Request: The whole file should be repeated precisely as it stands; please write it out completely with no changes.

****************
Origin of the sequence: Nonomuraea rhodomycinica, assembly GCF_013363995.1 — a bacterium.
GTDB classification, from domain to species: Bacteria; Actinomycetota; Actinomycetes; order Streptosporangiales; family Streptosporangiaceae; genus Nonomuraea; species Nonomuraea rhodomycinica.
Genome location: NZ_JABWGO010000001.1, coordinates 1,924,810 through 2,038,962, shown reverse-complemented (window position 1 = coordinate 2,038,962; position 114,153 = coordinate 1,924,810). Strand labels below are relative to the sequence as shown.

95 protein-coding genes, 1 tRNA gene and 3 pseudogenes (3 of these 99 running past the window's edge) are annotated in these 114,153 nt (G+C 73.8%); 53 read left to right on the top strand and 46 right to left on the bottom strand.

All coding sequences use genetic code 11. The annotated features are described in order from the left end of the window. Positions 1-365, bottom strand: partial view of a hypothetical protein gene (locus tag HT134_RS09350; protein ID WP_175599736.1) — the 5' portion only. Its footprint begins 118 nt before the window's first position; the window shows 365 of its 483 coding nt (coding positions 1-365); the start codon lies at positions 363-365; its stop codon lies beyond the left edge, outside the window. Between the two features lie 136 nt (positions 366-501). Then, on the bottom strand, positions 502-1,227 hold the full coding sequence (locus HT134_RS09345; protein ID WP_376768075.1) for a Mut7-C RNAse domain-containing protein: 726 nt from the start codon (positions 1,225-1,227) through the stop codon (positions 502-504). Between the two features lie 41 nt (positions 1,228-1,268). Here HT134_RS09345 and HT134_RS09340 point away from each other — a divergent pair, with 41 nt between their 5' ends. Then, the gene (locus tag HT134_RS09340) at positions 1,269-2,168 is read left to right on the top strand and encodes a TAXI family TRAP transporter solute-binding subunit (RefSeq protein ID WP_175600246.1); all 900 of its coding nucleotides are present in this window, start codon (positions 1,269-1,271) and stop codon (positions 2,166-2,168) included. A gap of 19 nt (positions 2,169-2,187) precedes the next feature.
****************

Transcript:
Origin of the sequence: Nonomuraea rhodomycinica, assembly GCF_013363995.1 — a bacterium.
GTDB classification, from domain to species: Bacteria; Actinomycetota; Actinomycetes; order Streptosporangiales; family Streptosporangiaceae; genus Nonomuraea; species Nonomuraea rhodomycinica.
Genome location: NZ_JABWGO010000001.1, coordinates 1,924,810 through 2,038,962, shown reverse-complemented (window position 1 = coordinate 2,038,962; position 114,153 = coordinate 1,924,810). Strand labels below are relative to the sequence as shown.

95 protein-coding genes, 1 tRNA gene and 3 pseudogenes (3 of these 99 running past the window's edge) are annotated in these 114,153 nt (G+C 73.8%); 53 read left to right on the top strand and 46 right to left on the bottom strand.

All coding sequences use genetic code 11. The annotated features are described in order from the left end of the window. Positions 1-365, bottom strand: partial view of a hypothetical protein gene (locus tag HT134_RS09350; protein ID WP_175599736.1) — the 5' portion only. Its footprint begins 118 nt before the window's first position; the window shows 365 of its 483 coding nt (coding positions 1-365); the start codon lies at positions 363-365; its stop codon lies beyond the left edge, outside the window. Between the two features lie 136 nt (positions 366-501). Then, on the bottom strand, positions 502-1,227 hold the full coding sequence (locus HT134_RS09345; protein ID WP_376768075.1) for a Mut7-C RNAse domain-containing protein: 726 nt from the start codon (positions 1,225-1,227) through the stop codon (positions 502-504). Between the two features lie 41 nt (positions 1,228-1,268). Here HT134_RS09345 and HT134_RS09340 point away from each other — a divergent pair, with 41 nt between their 5' ends. Then, the gene (locus tag HT134_RS09340) at positions 1,269-2,168 is read left to right on the top strand and encodes a TAXI family TRAP transporter solute-binding subunit (RefSeq protein ID WP_175600246.1); all 900 of its coding nucleotides are present in this window, start codon (positions 1,269-1,271) and stop codon (positions 2,166-2,168) included. A gap of 19 nt (positions 2,169-2,187) precedes the next feature.